Energy storage is by way of a 16.0-kwh li-ion battery.

EPA-estimated range is 62 miles.

Pricing for the base 2016 i-MiEV ES is unchanged from the $22,995 of a couple years ago. This vehicle – badged also in Europe as Citreon and Peugeot models – has sold around 50,000 units and that makes it the world’s third-best-selling EV.

At under 2,600 pounds, this little runabout also hits the scales at a tad less than BMW’s advanced i3.

2. Nissan Leaf – 114 MPGe combined (123 City/101 Hwy)


This is the quintessential midsized hatchback EV that’s been on the market since December 2010 and is a linchpin product in the EV segment.

Nissan has sold 177,000 globally, and the 84-mile range Leaf, produced in Japan, the UK, and Tennessee for U.S. buyers has set a standard for this level of sub-100-mile range EV.

Power comes from an 80-kilowatt AC synchronous motor delivering 107 horsepower and 187 electrically limited pounds-feet of torque. Energy storage is a 24-kilowatt-hour battery in the floor to minimize impedance into the occupant compartment.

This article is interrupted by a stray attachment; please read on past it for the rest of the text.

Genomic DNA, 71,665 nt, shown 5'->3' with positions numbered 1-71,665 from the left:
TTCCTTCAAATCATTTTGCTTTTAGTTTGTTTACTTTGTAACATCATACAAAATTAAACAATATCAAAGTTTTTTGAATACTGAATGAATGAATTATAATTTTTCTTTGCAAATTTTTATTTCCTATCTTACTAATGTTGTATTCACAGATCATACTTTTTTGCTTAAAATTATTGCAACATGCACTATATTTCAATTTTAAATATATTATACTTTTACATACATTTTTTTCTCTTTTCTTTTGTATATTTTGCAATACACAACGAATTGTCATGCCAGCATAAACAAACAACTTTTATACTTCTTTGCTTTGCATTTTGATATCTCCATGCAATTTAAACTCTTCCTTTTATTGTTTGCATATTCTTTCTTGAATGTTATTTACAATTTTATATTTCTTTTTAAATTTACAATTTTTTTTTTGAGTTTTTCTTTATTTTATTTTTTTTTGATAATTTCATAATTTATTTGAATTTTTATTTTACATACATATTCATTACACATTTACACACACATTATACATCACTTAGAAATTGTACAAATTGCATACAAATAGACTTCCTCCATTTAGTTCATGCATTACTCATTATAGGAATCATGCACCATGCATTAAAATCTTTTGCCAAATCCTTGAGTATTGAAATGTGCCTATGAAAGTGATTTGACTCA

The aerodynamic and efficient commuter car starts at $29,860 and comes in two higher trim levels into the mid-30s before incentives.

1. BMW i3 BEV – 124 MPGe combined (137 City / 111 Hwy)


The first car from BMW’s sustainable i subdivision is also first in the U.S. in terms of energy efficiency.

Purpose made as an all-electric car, the i3 is brimming with technologies, not least of which being the carbon fiber reinforced plastic passenger cell contributing to a low sub-2,700 pound curb weight.

Light weight coupled with decent .29 coefficient of drag means less energy required, and the 81-mile estimated range i3 makes do with a 22-kwh li-ion battery under the floor in back.

A rear-wheel drive EV, the inside is a marvel of space utilization, with about as much volume a a 3-Series on tHe footprint of a 1-Series.

Tall, and in the eyes of some ungainly, if your idea however is form follows function, this car is a beauty to behold.

Suicide doors allow for ingress and egress and no B-pillar is in the way.

Zero to 60 is a respectable 7.2 seconds, and real-world range can be pushed to 100 and beyond, depending on driving speed and style.

Also available is a range extended REx version with two-cylinder 650cc, 34 horsepower, gasoline powered engine that charges the battery and does not drive the wheels. Its EPA-rated efficiency however is lower, at 117 MPGe combined.

The battery electric 124 MPGe version starts at $42,400.